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Thread: Power centers

  1. #1
    Cyburbian
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    Power centers

    This is not true , I looked at Phoenix ,Denver and Las Vegas and there lots of power centers.May be not all those big box stores but lots of power centers in the 60's and 70's and also 80's .

    I will post some pictures soon.



    The first recognized power centre was 280 Metro Center in Colma, California, which was opened in 1986. A year later, Canada's first power centre, the Crossroads Centre, was built in Toronto.[3]

    Power centres began forming in the Greater Toronto Area in the late 1980s, and have since displaced nearly all traditional shopping mall development in the region, and to a lesser extent, the entire country. There are currently more than 300 power centres located throughout Canada.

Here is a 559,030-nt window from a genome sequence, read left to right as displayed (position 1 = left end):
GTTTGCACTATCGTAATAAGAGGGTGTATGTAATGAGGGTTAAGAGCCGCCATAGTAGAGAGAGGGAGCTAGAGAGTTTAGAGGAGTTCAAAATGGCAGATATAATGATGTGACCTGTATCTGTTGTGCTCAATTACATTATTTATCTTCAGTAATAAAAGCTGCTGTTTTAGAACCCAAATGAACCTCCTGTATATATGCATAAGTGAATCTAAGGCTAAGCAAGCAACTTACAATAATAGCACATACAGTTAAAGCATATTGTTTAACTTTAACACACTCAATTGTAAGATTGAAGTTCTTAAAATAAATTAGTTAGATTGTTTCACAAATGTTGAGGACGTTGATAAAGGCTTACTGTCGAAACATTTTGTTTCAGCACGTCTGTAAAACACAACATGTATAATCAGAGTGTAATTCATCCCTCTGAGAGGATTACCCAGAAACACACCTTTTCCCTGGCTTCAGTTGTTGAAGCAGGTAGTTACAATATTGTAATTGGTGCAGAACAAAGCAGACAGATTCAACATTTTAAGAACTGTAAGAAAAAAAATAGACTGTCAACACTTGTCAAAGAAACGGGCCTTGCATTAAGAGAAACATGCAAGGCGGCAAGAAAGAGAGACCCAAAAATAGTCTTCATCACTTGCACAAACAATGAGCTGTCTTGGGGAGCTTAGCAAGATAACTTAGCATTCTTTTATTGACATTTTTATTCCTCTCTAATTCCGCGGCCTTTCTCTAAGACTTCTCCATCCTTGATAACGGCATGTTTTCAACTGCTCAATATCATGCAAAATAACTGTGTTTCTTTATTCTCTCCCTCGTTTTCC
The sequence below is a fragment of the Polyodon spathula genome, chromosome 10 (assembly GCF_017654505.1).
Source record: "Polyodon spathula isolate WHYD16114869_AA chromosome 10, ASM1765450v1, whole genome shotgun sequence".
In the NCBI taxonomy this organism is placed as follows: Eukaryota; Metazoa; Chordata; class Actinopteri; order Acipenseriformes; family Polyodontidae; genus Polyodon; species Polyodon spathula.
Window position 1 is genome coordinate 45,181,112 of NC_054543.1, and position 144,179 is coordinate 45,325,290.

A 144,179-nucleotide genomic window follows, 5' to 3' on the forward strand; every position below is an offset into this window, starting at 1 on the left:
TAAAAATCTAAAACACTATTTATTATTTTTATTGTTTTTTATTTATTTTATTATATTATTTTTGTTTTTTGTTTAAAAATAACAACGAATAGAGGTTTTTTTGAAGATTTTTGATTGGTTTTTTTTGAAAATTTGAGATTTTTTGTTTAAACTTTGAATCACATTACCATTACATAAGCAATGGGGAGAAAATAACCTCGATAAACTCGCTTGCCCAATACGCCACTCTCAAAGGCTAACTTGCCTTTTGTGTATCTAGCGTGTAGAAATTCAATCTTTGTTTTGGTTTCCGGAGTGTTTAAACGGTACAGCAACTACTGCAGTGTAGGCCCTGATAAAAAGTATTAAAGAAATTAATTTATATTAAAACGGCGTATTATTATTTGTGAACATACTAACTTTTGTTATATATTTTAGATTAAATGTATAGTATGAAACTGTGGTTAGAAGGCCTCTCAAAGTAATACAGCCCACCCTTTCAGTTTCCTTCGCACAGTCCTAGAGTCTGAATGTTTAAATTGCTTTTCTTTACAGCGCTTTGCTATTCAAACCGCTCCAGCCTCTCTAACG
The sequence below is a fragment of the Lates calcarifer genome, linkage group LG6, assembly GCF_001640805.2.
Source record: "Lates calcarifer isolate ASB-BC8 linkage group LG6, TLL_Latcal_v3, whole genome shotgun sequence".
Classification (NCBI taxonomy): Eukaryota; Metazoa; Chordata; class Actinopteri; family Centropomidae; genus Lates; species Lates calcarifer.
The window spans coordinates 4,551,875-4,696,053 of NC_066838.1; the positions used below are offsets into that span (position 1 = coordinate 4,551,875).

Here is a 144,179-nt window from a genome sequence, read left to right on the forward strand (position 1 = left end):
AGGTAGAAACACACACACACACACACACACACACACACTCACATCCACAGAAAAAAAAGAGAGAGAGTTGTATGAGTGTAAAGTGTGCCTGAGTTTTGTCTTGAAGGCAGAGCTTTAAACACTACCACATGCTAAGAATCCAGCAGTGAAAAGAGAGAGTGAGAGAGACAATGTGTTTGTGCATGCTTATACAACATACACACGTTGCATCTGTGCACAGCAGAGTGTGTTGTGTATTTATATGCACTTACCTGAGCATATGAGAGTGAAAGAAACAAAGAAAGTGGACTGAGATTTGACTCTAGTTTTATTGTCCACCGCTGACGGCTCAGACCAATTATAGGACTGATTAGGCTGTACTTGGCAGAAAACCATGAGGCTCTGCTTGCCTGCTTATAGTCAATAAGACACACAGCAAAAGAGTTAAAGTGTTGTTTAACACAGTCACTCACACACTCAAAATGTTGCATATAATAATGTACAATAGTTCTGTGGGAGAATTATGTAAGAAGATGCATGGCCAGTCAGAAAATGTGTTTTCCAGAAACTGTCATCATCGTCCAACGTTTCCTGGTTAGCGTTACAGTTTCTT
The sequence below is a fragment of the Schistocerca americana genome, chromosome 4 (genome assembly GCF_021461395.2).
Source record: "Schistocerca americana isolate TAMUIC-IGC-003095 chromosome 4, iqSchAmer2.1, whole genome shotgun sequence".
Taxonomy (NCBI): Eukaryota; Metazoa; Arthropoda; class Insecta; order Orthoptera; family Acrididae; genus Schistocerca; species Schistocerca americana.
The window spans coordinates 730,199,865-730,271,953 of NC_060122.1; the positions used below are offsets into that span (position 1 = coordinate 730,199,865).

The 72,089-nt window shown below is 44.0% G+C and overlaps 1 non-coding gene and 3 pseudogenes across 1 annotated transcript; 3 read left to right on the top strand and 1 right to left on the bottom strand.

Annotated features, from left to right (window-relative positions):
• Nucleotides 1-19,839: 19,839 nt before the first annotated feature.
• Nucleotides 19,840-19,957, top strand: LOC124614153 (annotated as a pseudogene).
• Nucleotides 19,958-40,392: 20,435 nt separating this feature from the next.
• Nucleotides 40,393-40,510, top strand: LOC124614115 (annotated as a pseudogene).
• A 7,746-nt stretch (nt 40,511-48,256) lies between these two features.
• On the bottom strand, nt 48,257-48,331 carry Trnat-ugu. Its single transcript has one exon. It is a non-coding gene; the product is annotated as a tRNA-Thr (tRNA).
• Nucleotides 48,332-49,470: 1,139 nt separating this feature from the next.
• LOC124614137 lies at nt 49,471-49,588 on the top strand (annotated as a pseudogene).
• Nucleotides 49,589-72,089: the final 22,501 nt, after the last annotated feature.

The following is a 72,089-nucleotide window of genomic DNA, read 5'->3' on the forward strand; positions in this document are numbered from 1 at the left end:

http://en.wikipedia.org/wiki/Power_centre

    Sure may be not box stores but there are power centers in the 60's, 70, and 80's to now.

  2. #2
    Cyburbian Cardinal's avatar
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    Actually, it is mostly true. Power centers came into being with the evolution of mid-box and big-box category-killer retailers such as Home Depot, Linens 'n Things, Cost Plus, OfficeMax, etc. Very few of these retailers (Toys R' Us, for instance) existed prior to the 1980's. Earlier retail centers did remodel to become power centers as these tenants began to expand and seek good sites, but the term was not coined and the majority of the tenants did not exist (at least in their present formats) prior to the 1980's.
    Anyone want to adopt a dog?

  3. #3
    Cyburbia Administrator Dan's avatar